Meal Ticket: The Story of Carl Hubbell

Bleacher Report Senior Writer IOctober 18, 2008

Arguably the best New York/San Francisco Giants pitcher of all time, Carl Hubbell got the nickname "Meal Ticket" because that's what he was to the Giants. Hubbell earned two National League Most Valuable Player awards, an incredible accomplishment for the pitcher, as the award is usually given to hitters.

What most remember him for is his 1934 all-star game performance. He struck out Babe Ruth, Lou Gehrig, Jimmie Foxx, Al Simmons and Joe Cronin...consecutively. All five of these hitters are Hall-of-Famers. Hubbell's screwball was devastating.

Hubbell was born in Carthage, Missouri in 1903. Oddly enough, Hubbell didn't even throw a screwball in high school, and he wasn't credited for his other pitches by scouts.

However, the Detroit Tigers took an interest in him, and at 22, he signed with them in 1925. But in three seasons, he never pitched an inning for them.

After that bad experience, he was ready to leave baseball and get a job in the oil business. However, the New York Giants and Hubbell had mutual interest—it was settled. Hubbell was sold to the Giants. After being promoted to the Giants from the minors, he started using a screwball.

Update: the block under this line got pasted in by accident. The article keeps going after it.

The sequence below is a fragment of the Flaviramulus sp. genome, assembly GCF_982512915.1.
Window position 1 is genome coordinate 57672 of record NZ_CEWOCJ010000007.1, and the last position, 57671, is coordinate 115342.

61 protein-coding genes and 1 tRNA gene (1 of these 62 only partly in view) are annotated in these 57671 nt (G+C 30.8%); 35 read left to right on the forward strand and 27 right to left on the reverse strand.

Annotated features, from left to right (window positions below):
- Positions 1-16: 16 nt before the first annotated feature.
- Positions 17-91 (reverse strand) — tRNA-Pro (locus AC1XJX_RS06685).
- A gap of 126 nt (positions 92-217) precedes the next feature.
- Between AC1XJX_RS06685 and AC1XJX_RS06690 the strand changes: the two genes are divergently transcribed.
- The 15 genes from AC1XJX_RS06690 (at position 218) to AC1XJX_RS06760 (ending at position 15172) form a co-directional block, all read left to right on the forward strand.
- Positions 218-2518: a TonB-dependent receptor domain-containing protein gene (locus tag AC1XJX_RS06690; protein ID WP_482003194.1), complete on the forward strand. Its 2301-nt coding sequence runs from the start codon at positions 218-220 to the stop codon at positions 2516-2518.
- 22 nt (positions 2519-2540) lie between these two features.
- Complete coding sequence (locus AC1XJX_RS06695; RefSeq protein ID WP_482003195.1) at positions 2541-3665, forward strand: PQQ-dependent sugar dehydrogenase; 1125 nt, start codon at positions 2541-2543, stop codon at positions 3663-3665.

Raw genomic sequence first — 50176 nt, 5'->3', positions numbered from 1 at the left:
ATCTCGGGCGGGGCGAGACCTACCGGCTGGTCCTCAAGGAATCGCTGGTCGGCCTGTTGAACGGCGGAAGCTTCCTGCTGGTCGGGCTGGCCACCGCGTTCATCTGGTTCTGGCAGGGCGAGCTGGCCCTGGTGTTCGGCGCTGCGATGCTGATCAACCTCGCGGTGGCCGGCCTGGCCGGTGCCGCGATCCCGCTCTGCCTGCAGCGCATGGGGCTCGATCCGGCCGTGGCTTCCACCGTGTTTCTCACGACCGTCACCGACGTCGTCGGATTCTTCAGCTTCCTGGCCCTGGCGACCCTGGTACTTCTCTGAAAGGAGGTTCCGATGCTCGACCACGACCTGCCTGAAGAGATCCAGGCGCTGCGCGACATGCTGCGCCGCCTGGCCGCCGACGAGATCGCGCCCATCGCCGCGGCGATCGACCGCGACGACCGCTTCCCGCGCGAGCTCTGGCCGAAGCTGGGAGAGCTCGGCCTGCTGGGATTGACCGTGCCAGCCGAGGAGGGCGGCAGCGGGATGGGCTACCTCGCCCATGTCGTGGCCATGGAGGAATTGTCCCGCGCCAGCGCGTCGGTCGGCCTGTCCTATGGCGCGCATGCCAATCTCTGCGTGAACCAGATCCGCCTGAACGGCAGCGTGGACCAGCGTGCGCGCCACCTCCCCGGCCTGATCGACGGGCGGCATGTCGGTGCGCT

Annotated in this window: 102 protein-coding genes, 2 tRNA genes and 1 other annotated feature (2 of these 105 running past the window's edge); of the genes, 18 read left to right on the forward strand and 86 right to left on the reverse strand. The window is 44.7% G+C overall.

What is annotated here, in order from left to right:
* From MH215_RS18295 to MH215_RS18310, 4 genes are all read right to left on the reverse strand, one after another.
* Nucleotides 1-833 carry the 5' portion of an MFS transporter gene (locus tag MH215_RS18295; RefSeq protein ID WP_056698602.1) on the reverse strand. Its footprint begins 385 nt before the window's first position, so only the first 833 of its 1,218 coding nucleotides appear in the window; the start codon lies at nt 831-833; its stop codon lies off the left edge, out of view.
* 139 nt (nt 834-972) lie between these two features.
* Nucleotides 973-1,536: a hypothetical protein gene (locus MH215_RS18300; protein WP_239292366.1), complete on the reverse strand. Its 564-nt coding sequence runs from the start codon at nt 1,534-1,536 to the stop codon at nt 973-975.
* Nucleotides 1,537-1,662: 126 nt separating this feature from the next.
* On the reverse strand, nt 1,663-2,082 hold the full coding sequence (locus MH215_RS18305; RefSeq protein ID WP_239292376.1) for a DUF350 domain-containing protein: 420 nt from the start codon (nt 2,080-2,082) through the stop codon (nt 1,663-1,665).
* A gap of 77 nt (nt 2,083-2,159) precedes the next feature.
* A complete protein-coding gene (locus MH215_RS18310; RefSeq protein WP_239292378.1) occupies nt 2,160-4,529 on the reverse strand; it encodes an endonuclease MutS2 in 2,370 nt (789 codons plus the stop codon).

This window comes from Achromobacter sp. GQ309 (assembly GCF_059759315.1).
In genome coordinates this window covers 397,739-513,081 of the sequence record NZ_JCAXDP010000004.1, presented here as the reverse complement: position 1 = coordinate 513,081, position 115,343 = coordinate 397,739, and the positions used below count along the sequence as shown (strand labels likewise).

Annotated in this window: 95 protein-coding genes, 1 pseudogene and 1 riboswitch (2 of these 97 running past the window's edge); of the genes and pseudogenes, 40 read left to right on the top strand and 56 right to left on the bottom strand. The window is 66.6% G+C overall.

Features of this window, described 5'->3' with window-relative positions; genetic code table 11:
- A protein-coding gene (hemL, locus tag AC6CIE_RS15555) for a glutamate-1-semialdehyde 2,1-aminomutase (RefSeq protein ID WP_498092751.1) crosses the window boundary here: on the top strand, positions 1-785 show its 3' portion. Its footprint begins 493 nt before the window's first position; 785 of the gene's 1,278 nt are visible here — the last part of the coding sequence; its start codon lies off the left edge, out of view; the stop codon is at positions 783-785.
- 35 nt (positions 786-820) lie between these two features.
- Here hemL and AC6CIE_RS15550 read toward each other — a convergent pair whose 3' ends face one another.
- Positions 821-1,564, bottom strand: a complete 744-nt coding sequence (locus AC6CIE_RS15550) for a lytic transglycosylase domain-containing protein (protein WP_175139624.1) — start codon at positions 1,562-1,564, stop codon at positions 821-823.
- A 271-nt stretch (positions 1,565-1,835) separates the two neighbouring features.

Hubbell explained how it started by saying, "I was in a jam with men on and Chick Hafey was at bat, and the count was three-and-one on him, I was plenty worried. Shanty Hogan was catching and he signaled for a fastball. I threw Chick a screwball and it fooled him. Shanty gave me the fastball sign again and I threw another screwball and struck Hafey out."

That at bat saved Hubbell from a career of mediocrity. Shanty Hogan intelligently advised Hubbell to keep using his screwball. As a result, Hubbell led the league in earned run average and wins three times. He also had five straight 20-win seasons and his control was excellent, he allowed a mere two walks per nine innings.

In 1929, Hubbell threw a no-hitter against Pittsburgh Pirates. In 1933, he carried the Giants to a pennant, leading the league in both wins and ERA. In July, he had a span of 45.1 scoreless innings, that stood until 1968, when it as broken by Don Drysdale of the Los Angeles Dodgers.

In the World Series in 1933, he was incredible. Hubbell pitched 20 consecutive innings without an earned run, and had two wins and no losses.

Then came the 1934 all-star game. He started out pretty poorly as he allowed a single to Charlie Gehringer and walked Heinie Manush. Then, he struck out Babe Ruth, Lou Gehrig and Jimmie Foxx all in a row, to end the inning.

He started out the next inning by striking out Al Simmons and Joe Cronin. Between the five of them, there are 2,218 home runs, 9,385 RBI and 13,452 hits.

However, that's not Hubbell's best, in my mind. In 1936, he got 16 straight victories and won another MVP award.

In 1943, the Giants named Hubbell the farm director of the franchise and he held that position until 1977, when he became a scout. In 1947, "Meal Ticket" was inducted into the Hall of Fame.

Thank you, Shanty Hogan.

Career Statistics: 253 wins, 154 losses, 2.98 ERA, .622 Win percentage.


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